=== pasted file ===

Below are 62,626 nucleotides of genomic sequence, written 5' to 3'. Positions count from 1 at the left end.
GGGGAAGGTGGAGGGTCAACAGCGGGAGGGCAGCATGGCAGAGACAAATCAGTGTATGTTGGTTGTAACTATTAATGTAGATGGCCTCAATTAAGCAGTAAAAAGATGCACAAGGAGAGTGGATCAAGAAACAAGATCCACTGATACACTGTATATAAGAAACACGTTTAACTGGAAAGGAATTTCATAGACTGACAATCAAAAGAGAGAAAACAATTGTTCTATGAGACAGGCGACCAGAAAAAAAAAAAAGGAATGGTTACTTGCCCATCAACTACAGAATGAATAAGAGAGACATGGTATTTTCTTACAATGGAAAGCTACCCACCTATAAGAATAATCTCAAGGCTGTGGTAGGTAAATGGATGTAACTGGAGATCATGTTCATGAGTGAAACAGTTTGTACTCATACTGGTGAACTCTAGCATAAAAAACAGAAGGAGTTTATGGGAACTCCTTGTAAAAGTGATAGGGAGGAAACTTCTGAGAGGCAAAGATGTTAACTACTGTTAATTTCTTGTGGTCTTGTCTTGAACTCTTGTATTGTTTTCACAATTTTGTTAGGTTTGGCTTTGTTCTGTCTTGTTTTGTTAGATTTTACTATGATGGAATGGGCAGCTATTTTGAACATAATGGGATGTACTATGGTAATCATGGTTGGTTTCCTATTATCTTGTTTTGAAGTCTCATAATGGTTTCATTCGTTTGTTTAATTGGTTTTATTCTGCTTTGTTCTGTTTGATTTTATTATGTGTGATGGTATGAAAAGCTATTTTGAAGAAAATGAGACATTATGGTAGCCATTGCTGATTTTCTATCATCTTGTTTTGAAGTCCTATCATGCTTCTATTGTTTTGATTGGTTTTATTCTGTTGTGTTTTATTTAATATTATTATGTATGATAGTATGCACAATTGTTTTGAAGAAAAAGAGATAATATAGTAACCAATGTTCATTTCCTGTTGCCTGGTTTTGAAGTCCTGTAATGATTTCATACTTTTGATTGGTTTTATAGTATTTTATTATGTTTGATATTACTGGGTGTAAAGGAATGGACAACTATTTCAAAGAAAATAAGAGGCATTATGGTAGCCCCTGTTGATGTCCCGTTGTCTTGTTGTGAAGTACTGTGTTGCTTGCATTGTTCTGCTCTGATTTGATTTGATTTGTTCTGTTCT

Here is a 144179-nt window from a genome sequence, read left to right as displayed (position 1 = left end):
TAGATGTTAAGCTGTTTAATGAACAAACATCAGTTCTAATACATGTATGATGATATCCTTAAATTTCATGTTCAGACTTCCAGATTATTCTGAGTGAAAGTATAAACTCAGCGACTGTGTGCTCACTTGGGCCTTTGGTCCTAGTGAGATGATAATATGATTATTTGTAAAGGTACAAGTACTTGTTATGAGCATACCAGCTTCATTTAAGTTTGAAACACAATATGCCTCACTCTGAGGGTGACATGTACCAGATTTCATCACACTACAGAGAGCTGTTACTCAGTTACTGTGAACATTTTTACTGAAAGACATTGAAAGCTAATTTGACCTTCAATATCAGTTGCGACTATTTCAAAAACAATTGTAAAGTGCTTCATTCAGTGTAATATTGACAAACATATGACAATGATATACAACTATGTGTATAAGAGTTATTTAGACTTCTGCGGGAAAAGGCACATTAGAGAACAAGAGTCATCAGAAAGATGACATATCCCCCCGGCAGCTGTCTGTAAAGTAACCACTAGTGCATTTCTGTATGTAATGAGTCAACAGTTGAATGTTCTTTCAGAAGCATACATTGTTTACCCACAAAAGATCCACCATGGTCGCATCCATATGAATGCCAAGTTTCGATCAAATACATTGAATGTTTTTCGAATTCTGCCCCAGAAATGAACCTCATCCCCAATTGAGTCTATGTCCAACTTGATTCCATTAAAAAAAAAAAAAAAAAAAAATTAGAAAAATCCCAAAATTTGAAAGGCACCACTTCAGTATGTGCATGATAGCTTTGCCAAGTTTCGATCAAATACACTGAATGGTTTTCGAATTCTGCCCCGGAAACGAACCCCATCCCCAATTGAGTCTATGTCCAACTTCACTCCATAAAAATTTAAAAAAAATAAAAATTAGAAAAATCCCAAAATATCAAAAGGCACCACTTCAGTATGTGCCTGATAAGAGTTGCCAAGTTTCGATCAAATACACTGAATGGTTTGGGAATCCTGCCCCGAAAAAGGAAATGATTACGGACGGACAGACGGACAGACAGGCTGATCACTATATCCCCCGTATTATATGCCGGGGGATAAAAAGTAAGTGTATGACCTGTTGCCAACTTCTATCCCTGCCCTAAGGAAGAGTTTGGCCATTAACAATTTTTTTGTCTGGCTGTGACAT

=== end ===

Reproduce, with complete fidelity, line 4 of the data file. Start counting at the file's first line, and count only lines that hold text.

TAGATGTTAAGCTGTTTAATGAACAAACATCAGTTCTAATACATGTATGATGATATCCTTAAATTTCATGTTCAGACTTCCAGATTATTCTGAGTGAAAGTATAAACTCAGCGACTGTGTGCTCACTTGGGCCTTTGGTCCTAGTGAGATGATAATATGATTATTTGTAAAGGTACAAGTACTTGTTATGAGCATACCAGCTTCATTTAAGTTTGAAACACAATATGCCTCACTCTGAGGGTGACATGTACCAGATTTCATCACACTACAGAGAGCTGTTACTCAGTTACTGTGAACATTTTTACTGAAAGACATTGAAAGCTAATTTGACCTTCAATATCAGTTGCGACTATTTCAAAAACAATTGTAAAGTGCTTCATTCAGTGTAATATTGACAAACATATGACAATGATATACAACTATGTGTATAAGAGTTATTTAGACTTCTGCGGGAAAAGGCACATTAGAGAACAAGAGTCATCAGAAAGATGACATATCCCCCCGGCAGCTGTCTGTAAAGTAACCACTAGTGCATTTCTGTATGTAATGAGTCAACAGTTGAATGTTCTTTCAGAAGCATACATTGTTTACCCACAAAAGATCCACCATGGTCGCATCCATATGAATGCCAAGTTTCGATCAAATACATTGAATGTTTTTCGAATTCTGCCCCAGAAATGAACCTCATCCCCAATTGAGTCTATGTCCAACTTGATTCCATTAAAAAAAAAAAAAAAAAAAAATTAGAAAAATCCCAAAATTTGAAAGGCACCACTTCAGTATGTGCATGATAGCTTTGCCAAGTTTCGATCAAATACACTGAATGGTTTTCGAATTCTGCCCCGGAAACGAACCCCATCCCCAATTGAGTCTATGTCCAACTTCACTCCATAAAAATTTAAAAAAAATAAAAATTAGAAAAATCCCAAAATATCAAAAGGCACCACTTCAGTATGTGCCTGATAAGAGTTGCCAAGTTTCGATCAAATACACTGAATGGTTTGGGAATCCTGCCCCGAAAAAGGAAATGATTACGGACGGACAGACGGACAGACAGGCTGATCACTATATCCCCCGTATTATATGCCGGGGGATAAAAAGTAAGTGTATGACCTGTTGCCAACTTCTATCCCTGCCCTAAGGAAGAGTTTGGCCATTAACAATTTTTTTGTCTGGCTGTGACAT